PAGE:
1 Mechanical Engineering Department, College of Engineering, King Saud University, Riyadh, Saudi Arabia.
2 School for Engineering of Matter, Transport and Energy,
Arizona State University, Tempe, Arizona, USA.
*Email: firstname.lastname@example.org (H. Alshehri), email@example.com (L. Wang)
We report the fabrication and optical characterization of aluminum nanodisk (AlNDs) metamaterials as selective color absorbers by exciting magnetic polaritons (MP). Anodized aluminum oxide templates are transferred onto aluminum-coated silicon wafer, followed by e-beam evaporation of aluminum and template removal leaving behind fabricated AlNDs. Scanning electron microscopy reveals AlNDs are successfully molded with disk diameter of ~390 nm and periodicity of 450 nm, however, morphology variations in disk geometry can be seen. A home-built microscale optical reflectance and transmittance microscope is developed to characterize the optical reflectance of AlNDs. A reflectance dip is experimentally observed with resonance wavelengths varying with AlND thickness, indicating selective absorption within visible spectrum. Moreover, AlNDs with different thicknesses exhibit purple, red, and green coloration as a result of tunable reflectance spectra. Simulations confirm measured spectra and elucidate mechanisms of selective absorption as excitation of MP and surface plasmon polariton. Discrepancy between measured and simulated reflectance spectra is found to be associated with morphology variation and wave diffraction. With a silica spacer, AlND absorber shows dual-band selective absorption by exciting multiple MPs illustrated by simulated electromagnetic field distributions. The results could facilitate low-cost development of selective metamaterial absorbers for solar thermal, radiative cooling, and sensing applications.
Table of Contents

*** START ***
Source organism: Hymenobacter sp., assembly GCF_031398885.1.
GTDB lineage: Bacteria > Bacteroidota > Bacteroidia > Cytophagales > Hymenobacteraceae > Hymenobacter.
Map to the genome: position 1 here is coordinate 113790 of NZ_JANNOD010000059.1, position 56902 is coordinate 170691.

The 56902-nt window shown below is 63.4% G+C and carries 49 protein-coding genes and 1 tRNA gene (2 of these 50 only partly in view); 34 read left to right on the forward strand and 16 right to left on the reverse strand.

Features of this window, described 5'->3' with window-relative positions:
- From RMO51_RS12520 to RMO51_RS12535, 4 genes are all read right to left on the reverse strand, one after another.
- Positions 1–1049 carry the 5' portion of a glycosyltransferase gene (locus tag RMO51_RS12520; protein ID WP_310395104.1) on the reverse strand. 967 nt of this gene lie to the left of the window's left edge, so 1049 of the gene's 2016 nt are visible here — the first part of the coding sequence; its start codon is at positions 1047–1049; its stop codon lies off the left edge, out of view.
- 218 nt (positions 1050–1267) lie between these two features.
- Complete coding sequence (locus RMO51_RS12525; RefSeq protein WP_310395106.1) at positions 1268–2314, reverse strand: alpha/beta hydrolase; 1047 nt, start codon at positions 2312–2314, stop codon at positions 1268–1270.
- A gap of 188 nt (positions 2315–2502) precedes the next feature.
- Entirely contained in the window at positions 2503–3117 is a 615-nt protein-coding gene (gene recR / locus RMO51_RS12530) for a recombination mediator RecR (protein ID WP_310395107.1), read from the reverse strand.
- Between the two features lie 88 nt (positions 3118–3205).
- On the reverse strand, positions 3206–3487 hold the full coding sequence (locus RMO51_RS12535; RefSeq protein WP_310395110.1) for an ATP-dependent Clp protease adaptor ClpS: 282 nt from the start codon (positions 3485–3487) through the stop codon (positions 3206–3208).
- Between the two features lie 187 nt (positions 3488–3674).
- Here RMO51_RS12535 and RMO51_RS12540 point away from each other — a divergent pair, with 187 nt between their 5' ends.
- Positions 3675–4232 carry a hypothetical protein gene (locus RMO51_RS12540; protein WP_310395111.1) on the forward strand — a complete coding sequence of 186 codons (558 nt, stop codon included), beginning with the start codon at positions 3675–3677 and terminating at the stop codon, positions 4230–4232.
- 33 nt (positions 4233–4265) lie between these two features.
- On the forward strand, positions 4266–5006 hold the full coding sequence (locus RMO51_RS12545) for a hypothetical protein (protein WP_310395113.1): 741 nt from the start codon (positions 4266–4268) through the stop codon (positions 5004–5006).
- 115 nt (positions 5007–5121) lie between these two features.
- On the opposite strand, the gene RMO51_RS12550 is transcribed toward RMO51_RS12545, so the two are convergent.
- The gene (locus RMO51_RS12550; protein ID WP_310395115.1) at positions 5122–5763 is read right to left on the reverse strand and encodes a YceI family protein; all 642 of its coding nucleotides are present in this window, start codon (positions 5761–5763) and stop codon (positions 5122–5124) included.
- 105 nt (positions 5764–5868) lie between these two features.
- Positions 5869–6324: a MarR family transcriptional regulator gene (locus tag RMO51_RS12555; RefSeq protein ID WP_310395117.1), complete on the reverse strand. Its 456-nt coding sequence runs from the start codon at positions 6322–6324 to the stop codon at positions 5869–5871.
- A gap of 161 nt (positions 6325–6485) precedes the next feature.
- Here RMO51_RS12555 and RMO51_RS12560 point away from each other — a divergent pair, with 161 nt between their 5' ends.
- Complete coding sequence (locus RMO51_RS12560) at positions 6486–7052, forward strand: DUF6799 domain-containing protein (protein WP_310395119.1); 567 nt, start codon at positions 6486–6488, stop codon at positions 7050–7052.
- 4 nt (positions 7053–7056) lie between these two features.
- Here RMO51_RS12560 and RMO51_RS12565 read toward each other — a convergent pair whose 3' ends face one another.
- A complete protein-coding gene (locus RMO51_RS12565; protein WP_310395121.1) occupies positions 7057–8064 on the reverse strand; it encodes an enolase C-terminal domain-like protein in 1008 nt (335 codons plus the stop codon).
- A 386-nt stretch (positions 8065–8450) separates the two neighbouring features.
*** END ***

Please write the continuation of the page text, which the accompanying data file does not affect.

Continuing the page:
Keywords: Metamaterials; Selective absorption; Magnetic polariton.
Metamaterials, which are artificial micro- or nano-structures with electromagnetic properties that do not occur naturally, have garnered great interest in recent years. Moreover, their radiative properties can be changed by altering their geometric parameters. This versatility allows them to have many applications including: solar absorption,[1-4], imaging,[5,6] infrared spectroscopy,[7,8] radiative cooling,[9,10] invisibility cloaking,[11,12] light trapping, sensing,[14-16] selective thermal emitters,[4,17] and perfect absorbers.[1,18]
In metamaterial absorbers, radiation can be absorbed due to the excitation of resonance modes such as surface plasmon resonance (SPP)[19,20] and magnetic polariton (MP).[21,22] SPP refers to collective oscillations of free electrons at a metal-dielectric interface in response to the electric field of an incident electromagnetic wave, while MP stems from coupling between the incident waves and the artificial magnetic resonance inside a metamaterial structure. Metamaterials that exhibit these resonance modes are typically made from a metal-dielectric-metal stack which can have periodic metallic nano- or micro-structures on top, including grating,[1,23-25] nanopyramids,